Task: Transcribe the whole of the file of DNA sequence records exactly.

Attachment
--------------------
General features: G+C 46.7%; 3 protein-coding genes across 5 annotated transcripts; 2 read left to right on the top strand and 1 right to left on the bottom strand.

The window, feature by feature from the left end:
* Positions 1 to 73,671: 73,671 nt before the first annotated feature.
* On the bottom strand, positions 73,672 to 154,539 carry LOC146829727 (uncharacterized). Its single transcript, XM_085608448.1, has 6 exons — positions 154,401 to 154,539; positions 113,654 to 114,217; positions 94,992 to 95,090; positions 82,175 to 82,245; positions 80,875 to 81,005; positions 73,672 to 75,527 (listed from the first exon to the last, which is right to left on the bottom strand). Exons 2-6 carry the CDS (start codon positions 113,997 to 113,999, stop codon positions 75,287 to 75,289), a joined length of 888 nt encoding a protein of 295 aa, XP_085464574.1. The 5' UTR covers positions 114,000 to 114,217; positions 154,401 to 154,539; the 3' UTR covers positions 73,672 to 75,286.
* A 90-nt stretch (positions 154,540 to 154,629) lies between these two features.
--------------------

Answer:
General features: G+C 46.7%; 3 protein-coding genes across 5 annotated transcripts; 2 read left to right on the top strand and 1 right to left on the bottom strand.

The window, feature by feature from the left end:
* Positions 1 to 73,671: 73,671 nt before the first annotated feature.
* On the bottom strand, positions 73,672 to 154,539 carry LOC146829727 (uncharacterized). Its single transcript, XM_085608448.1, has 6 exons — positions 154,401 to 154,539; positions 113,654 to 114,217; positions 94,992 to 95,090; positions 82,175 to 82,245; positions 80,875 to 81,005; positions 73,672 to 75,527 (listed from the first exon to the last, which is right to left on the bottom strand). Exons 2-6 carry the CDS (start codon positions 113,997 to 113,999, stop codon positions 75,287 to 75,289), a joined length of 888 nt encoding a protein of 295 aa, XP_085464574.1. The 5' UTR covers positions 114,000 to 114,217; positions 154,401 to 154,539; the 3' UTR covers positions 73,672 to 75,286.
* A 90-nt stretch (positions 154,540 to 154,629) lies between these two features.